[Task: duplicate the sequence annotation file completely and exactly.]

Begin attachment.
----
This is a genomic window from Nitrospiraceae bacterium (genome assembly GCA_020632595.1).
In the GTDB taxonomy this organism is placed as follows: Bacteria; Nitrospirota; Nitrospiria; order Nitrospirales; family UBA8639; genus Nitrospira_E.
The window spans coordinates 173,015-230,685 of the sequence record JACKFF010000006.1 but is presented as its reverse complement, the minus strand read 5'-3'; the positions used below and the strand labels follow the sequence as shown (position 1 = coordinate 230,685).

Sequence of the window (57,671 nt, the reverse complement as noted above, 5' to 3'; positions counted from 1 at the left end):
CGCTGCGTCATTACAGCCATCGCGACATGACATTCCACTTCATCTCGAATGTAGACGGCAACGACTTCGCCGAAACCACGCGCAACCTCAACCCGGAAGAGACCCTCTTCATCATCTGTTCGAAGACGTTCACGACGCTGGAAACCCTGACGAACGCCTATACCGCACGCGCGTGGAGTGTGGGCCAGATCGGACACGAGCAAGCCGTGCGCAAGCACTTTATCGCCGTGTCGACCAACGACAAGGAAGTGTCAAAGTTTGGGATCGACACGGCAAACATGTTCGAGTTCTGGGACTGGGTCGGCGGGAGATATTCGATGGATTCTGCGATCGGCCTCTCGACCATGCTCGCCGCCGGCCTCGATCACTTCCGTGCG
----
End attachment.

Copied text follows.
This is a genomic window from Nitrospiraceae bacterium (genome assembly GCA_020632595.1).
In the GTDB taxonomy this organism is placed as follows: Bacteria; Nitrospirota; Nitrospiria; order Nitrospirales; family UBA8639; genus Nitrospira_E.
The window spans coordinates 173,015-230,685 of the sequence record JACKFF010000006.1 but is presented as its reverse complement, the minus strand read 5'-3'; the positions used below and the strand labels follow the sequence as shown (position 1 = coordinate 230,685).

Sequence of the window (57,671 nt, the reverse complement as noted above, 5' to 3'; positions counted from 1 at the left end):
CGCTGCGTCATTACAGCCATCGCGACATGACATTCCACTTCATCTCGAATGTAGACGGCAACGACTTCGCCGAAACCACGCGCAACCTCAACCCGGAAGAGACCCTCTTCATCATCTGTTCGAAGACGTTCACGACGCTGGAAACCCTGACGAACGCCTATACCGCACGCGCGTGGAGTGTGGGCCAGATCGGACACGAGCAAGCCGTGCGCAAGCACTTTATCGCCGTGTCGACCAACGACAAGGAAGTGTCAAAGTTTGGGATCGACACGGCAAACATGTTCGAGTTCTGGGACTGGGTCGGCGGGAGATATTCGATGGATTCTGCGATCGGCCTCTCGACCATGCTCGCCGCCGGCCTCGATCACTTCCGTGCG